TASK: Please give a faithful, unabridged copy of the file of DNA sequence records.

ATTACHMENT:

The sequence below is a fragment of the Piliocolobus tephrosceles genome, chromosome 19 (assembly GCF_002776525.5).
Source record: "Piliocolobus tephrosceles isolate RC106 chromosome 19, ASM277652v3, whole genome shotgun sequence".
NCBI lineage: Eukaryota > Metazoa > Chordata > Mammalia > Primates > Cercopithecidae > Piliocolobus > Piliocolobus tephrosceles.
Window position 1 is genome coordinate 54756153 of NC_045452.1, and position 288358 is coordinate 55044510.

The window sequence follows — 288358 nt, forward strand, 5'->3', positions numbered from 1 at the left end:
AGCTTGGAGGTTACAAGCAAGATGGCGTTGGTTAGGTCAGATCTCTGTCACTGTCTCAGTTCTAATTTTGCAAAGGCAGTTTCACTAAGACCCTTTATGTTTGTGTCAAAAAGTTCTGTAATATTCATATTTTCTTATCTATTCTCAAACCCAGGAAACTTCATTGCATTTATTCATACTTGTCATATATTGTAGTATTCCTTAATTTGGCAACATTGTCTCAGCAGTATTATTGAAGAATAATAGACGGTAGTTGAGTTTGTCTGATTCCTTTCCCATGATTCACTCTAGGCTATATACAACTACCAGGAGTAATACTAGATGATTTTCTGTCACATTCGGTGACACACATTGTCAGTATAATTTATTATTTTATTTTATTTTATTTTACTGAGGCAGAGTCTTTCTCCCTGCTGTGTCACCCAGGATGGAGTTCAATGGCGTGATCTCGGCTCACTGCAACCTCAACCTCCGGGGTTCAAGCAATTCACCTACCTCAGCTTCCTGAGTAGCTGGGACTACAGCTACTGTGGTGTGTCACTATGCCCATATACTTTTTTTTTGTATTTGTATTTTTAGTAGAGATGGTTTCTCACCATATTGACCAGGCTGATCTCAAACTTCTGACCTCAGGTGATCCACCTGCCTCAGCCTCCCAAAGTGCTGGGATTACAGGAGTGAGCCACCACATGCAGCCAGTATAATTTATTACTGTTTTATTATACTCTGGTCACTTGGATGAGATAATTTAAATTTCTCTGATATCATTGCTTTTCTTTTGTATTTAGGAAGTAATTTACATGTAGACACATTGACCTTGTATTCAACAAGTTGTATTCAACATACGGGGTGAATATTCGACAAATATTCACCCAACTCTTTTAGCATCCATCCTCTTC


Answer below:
The sequence below is a fragment of the Piliocolobus tephrosceles genome, chromosome 19 (assembly GCF_002776525.5).
Source record: "Piliocolobus tephrosceles isolate RC106 chromosome 19, ASM277652v3, whole genome shotgun sequence".
NCBI lineage: Eukaryota > Metazoa > Chordata > Mammalia > Primates > Cercopithecidae > Piliocolobus > Piliocolobus tephrosceles.
Window position 1 is genome coordinate 54756153 of NC_045452.1, and position 288358 is coordinate 55044510.

The window sequence follows — 288358 nt, forward strand, 5'->3', positions numbered from 1 at the left end:
AGCTTGGAGGTTACAAGCAAGATGGCGTTGGTTAGGTCAGATCTCTGTCACTGTCTCAGTTCTAATTTTGCAAAGGCAGTTTCACTAAGACCCTTTATGTTTGTGTCAAAAAGTTCTGTAATATTCATATTTTCTTATCTATTCTCAAACCCAGGAAACTTCATTGCATTTATTCATACTTGTCATATATTGTAGTATTCCTTAATTTGGCAACATTGTCTCAGCAGTATTATTGAAGAATAATAGACGGTAGTTGAGTTTGTCTGATTCCTTTCCCATGATTCACTCTAGGCTATATACAACTACCAGGAGTAATACTAGATGATTTTCTGTCACATTCGGTGACACACATTGTCAGTATAATTTATTATTTTATTTTATTTTATTTTACTGAGGCAGAGTCTTTCTCCCTGCTGTGTCACCCAGGATGGAGTTCAATGGCGTGATCTCGGCTCACTGCAACCTCAACCTCCGGGGTTCAAGCAATTCACCTACCTCAGCTTCCTGAGTAGCTGGGACTACAGCTACTGTGGTGTGTCACTATGCCCATATACTTTTTTTTTGTATTTGTATTTTTAGTAGAGATGGTTTCTCACCATATTGACCAGGCTGATCTCAAACTTCTGACCTCAGGTGATCCACCTGCCTCAGCCTCCCAAAGTGCTGGGATTACAGGAGTGAGCCACCACATGCAGCCAGTATAATTTATTACTGTTTTATTATACTCTGGTCACTTGGATGAGATAATTTAAATTTCTCTGATATCATTGCTTTTCTTTTGTATTTAGGAAGTAATTTACATGTAGACACATTGACCTTGTATTCAACAAGTTGTATTCAACATACGGGGTGAATATTCGACAAATATTCACCCAACTCTTTTAGCATCCATCCTCTTC